I had not expected all this to drag on for months. However whether it takes months or years, once I have got the bit between my teeth I am not swift to let go. Unfortunately this determination is sometimes required to get effective action taken by those whose job it is to serve the public.
The BMW assailant
First, the case of the BMW driver who assaulted me and a colleague on 12th December (more here). I have received, and accepted, profuse apologies from Thames Valley Police delivered in person by a senior officer visiting my home. (Interestingly the Inspector concerned suggested I might consider using a helmet camera!). The apology is for deciding on a police caution without first seeking my views or awaiting details of my injuries. This admitted failing has been dealt with by providing managerial advice to the civilian officer who handled the case and the custody sergeant who approved the caution. I only wish that half the effort into investigating and pursuing police staff who have made a mistake, went into the investigation and pursuit of the assailant. It is of course only right that complaints against the police are taken seriously, but I am left with an uncomfortable feeling that the police involved have come off worse than the man who actually attacked me.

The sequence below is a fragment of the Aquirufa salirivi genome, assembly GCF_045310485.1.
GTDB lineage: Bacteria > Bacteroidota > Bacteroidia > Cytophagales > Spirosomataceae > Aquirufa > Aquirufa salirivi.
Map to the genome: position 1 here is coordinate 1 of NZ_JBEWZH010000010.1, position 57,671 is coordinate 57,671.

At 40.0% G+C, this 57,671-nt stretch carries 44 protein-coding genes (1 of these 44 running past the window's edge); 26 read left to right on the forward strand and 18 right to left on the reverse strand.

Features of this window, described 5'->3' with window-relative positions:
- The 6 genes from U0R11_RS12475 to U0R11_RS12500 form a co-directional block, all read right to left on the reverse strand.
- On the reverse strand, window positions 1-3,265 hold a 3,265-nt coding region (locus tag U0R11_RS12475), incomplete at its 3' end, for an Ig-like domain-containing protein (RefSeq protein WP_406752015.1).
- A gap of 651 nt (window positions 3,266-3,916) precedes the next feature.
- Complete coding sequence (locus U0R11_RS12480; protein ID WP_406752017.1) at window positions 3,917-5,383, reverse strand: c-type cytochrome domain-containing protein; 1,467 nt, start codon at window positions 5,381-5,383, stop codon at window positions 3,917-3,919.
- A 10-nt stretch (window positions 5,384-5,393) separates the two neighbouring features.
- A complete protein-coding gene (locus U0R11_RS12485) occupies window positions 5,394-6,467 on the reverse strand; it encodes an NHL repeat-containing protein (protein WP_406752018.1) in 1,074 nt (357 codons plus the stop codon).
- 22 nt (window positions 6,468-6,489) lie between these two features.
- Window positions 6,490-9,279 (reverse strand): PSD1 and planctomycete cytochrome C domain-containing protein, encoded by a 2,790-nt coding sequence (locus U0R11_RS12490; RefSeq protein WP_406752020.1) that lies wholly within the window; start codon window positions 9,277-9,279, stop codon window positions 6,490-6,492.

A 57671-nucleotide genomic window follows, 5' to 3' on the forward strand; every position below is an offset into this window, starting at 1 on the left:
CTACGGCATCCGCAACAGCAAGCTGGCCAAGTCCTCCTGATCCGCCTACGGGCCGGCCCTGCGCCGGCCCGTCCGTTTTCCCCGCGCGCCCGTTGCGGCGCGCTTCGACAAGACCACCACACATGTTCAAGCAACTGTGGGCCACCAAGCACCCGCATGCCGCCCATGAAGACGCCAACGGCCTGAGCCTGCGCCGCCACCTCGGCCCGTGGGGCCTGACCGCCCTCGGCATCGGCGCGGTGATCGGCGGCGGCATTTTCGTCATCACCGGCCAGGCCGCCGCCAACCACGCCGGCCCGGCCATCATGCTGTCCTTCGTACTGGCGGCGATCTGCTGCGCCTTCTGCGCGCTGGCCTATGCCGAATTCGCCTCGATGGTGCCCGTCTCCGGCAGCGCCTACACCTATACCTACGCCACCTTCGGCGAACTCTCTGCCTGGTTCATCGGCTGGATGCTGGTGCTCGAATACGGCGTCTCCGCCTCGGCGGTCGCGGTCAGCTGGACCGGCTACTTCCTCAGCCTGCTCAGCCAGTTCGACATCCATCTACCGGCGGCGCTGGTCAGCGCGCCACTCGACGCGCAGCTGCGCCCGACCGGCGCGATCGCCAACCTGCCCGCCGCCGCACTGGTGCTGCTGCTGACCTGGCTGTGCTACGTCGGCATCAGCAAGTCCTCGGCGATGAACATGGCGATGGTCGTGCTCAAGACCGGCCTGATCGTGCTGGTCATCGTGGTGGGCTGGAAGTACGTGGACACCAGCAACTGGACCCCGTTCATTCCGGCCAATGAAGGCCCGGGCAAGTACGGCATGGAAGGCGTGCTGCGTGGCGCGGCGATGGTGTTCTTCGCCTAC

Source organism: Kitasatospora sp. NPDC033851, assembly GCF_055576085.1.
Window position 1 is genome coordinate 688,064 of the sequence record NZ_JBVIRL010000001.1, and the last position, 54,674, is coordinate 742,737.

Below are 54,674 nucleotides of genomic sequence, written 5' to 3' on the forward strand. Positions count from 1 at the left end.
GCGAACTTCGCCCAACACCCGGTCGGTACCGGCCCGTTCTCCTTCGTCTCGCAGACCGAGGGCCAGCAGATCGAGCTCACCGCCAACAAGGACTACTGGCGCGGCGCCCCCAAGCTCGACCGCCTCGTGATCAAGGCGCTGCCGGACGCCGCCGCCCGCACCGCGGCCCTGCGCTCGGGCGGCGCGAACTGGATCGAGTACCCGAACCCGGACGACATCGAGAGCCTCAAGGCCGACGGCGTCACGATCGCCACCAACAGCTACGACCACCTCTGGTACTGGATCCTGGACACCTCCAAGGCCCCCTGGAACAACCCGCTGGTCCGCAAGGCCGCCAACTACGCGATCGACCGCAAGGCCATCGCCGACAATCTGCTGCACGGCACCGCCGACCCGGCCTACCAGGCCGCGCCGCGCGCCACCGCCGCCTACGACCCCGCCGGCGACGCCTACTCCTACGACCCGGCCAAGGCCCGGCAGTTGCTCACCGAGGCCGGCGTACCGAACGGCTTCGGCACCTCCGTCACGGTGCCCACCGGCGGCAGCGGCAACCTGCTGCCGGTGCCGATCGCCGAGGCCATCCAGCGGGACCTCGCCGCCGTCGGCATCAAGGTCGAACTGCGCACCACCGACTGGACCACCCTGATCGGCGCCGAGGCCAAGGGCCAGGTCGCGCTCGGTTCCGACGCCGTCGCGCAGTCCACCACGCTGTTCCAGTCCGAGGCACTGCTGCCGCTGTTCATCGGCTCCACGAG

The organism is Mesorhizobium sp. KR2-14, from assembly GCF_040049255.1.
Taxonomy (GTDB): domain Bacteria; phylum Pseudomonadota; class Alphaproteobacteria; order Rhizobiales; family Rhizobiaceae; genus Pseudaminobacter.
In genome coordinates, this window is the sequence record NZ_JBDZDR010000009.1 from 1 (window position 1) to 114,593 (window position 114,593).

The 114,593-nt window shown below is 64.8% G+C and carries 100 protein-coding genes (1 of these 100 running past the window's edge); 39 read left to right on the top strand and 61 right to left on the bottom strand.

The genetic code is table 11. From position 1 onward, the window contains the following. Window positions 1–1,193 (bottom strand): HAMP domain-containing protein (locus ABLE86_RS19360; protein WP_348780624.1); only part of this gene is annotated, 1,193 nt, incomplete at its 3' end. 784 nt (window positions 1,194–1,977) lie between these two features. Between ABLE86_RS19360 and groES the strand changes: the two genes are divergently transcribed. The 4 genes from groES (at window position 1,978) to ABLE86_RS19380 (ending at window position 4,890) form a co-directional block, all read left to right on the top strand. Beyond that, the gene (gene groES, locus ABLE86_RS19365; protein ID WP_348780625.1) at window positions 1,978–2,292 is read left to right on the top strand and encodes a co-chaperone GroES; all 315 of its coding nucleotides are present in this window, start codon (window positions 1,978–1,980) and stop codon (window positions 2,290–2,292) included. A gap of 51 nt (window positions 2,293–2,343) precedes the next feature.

This feeling is reinforced by the fact that, rightly, I was given the identity of the police officers involved as soon as I asked; whereas the identity of my assailant has just this moment, many weeks after my request, been revealed to me.
When the apology was given the senior police officer insisted that Home Office Guidance required the police to issue a caution rather than to charge the offender. I have to say we disagreed about whether the offence was to be regarded as plain assault or as assault occasioning actual bodily harm, and further disagreed as to whether aggravating (unprovoked attack or vulnerable victim) or mitigating (heat of the moment) features were present. Nonetheless it is clear that the police genuinely believe themselves to be required to deal with an assault of this type by a caution. That being so, it is necessary to move on to criticise the content of the Home Office Guidance.
I previously wrote to the Home Secretary about this guidance. At first my letter was forwarded to the Ministry of Justice but I wrote again asking that it be placed before the Home Secretary. This was not done, instead I got a letter from a Home Office official misconstruing my point as being about police operational matters.
I have therefore now taken this up with my own MP as follows:
"Dear Mr Afriyie,
Police Cautions for Violent Assaults
I am very concerned about the guidance that has been given to Police Forces by the Home Office (Home Office Circular 30/2005 addressed to Chief Constables and copied to Crown Prosecutors) under the previous Government.